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'They told us to go': How Egypt is mobilising voters who would rather not

Egyptian government and benefactors use money, intimidation and even food to get apathetic citizens to the polls
Egyptian security forces stand guard in Cairo as the election starts (Reuters)

CAIRO - Voting began in Egypt on Monday in a presidential election that is expected to give President Abdel Fattah al-Sisi a sweeping victory over a last minute challenger, Moussa Mostafa.

Over three days, 59 million Egyptians will be eligible to cast their ballots in the election, according to the National Electoral Commision.

'The police from the investigation bureau and the municipalities office and told us to put up the banner or else they will target us after the elections'

- Cafe owner in Sayyida Zeinab

After four years that have seen the repression of protests and social movements, many Egyptians told Middle East Eye that they don't see the point in voting in what they see as an election that was long ago settled. Some have called for boycotts.

But this hasn't stopped a huge get-out-and-vote campaign, from thousands of Sisi street posters to companies giving workers time off to vote to songs about the strong man playing on the radio.

Poster makers and campaigners told MEE that was because those sponsoring the campaigns are using the election to curry favour with the government while others are afraid of retribution from authorities.

People ride on a bus with posters of Sisi ahead of elections in Cairo (Reuters)

Assad, a photocopy shop owner in Helwan who has printed many Sisi banners said: “At first these ‘supporting signs’ were done by members of parliament or the big families, for example on National Police Day, on the Coptic holiday, or during the Eid.

"They were mostly ass kissing, but now they have become by force.”

'Not in a position to refuse'

On Saturday night, a bus rolled through the capital's Ain Sham district, calling on citizens to participate in the election, be an "active citizen" and "quell the plots of Egypt's enemies".

The bus, which also blasted nationalistic ballads from the aftermath of the 1973 war with Israel, is owned by one of the leading private schools in the area which, in turn, is owned by a one-time member of the country's former ruling National Democratic Party, which was banned in after the uprisings in 2011.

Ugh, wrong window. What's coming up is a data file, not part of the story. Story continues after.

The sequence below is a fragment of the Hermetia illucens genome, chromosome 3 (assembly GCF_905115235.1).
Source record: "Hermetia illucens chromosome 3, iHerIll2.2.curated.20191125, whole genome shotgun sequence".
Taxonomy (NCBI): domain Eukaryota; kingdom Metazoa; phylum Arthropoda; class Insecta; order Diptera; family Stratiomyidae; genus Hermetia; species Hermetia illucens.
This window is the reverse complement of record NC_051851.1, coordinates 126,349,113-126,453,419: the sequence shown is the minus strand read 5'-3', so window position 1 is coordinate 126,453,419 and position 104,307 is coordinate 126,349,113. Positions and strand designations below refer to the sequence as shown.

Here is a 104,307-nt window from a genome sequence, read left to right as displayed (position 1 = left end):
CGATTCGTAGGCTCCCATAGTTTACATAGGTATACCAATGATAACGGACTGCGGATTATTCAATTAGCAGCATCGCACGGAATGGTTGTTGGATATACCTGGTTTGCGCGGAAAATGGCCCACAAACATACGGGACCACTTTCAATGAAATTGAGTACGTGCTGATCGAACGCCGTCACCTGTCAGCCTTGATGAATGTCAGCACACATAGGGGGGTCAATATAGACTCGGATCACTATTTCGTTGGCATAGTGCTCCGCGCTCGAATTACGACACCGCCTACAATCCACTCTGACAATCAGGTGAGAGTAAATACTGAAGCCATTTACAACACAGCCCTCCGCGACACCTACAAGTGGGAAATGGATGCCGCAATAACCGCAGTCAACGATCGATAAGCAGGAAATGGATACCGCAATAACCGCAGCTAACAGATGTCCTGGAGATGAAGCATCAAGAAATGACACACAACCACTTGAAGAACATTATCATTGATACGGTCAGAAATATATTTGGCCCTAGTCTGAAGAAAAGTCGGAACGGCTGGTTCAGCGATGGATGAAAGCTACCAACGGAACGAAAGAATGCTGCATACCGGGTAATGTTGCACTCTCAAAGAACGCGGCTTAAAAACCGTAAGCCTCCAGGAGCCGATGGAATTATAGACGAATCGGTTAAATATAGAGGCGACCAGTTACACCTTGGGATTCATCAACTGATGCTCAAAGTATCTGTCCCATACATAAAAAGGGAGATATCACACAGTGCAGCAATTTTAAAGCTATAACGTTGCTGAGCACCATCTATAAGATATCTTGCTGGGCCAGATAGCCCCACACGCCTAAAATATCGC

'They told us to go and come back with the pink ink on our fingers. They didn’t tell us ‘otherwise…’ but you know how employees are'

- Noha, primary school teacher

And on it was Mohamed, a coordinator with In the Support of Egypt Coalition, the parliament's largest majority bloc. Wealthy individuals and businessmen have sponsored the buses to encourage voting and also transport their employees to and from the polls. 

“I don’t know what they told the employees, but I guess they are not in a position to refuse," said Mohamed, who didn't want to share his last name. "It doesn't matter who you will vote for, but we need people to go and make a scene.” 

Security forces help an elderly man cast his vote at a polling station in Cairo (Reuters)

Noha, a primary school teacher in Mohandessen, said she and her colleagues were given a half day off work so they could vote.

“They told us to go and come back with the pink ink on our fingers," she said. “They didn’t tell us ‘otherwise…’ but you know how employees are. If they find anything that will keep them away from the trouble, they will do it."

Posters as political currency

In recent weeks, thousands of pro-Sisi posters have flooded streets across the country, often announcing “support and love” for the president.

Assad the photocopy shop owner in Helwan said he had been printing the banners for between $17 and $28 - or as much as 16 percent of the $174 minimum wage of a government employee.

“The business is booming,” he said. "Most of the people who come are shop owners, big families, or some small companies.”

“Some put Sisi carrying a child, some want Sisi in military uniform, and some want Sisi in the Coptic Cathedral. Some even want his picture right next to Mohamed Salah [the Egyptian footballer] and the Grand Imam of Al-Azhar.”

A fruit seller in Cairo just ahead of the elections (Reuters)

One of Assad's customers, a local cafe owner in Sayyida Zeinab, said: “The police from the investigation bureau and the municipalities office told us to put up the banner or else they will target us after the elections.”

“My polling station is in Assiut. I will not vote anyway, but I have to watch for my source of income. They [the police] might hurt us by fabricating any violations,” the cafe owner said.

In Mansoura, Ezzat, a university student whose neighbourhood is strewn with posters, said one of the local families associated with drug dealing has even put up a support poster. 

"One of their family members is detained, so they put up a picture of the head police officer in the police station right next to Sisi’s, with the text ‘We support you to fight crime and terrorism',” he said.

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Soad, a leftist activist in Alexandria, said parliament members from the business class and well-off families were gathering up the poor and bribing them to vote either with money or food. 

She said it was understandable in a police state to see authorities try to intimidate voters during an election. "But the worst part is using the poverty of the people to gather people," she said.

Under former president Hosni Mubarak and then under the leadership of the Muslim Brotherhood, she said, campaigners used to bribe people in poor areas to vote.

“We used to mock and criticise Mubarak who gave money and the Muslim Brotherhood who handed out canned food rations. Now the state is doing the same.”

This article is available in French on Middle East Eye French edition.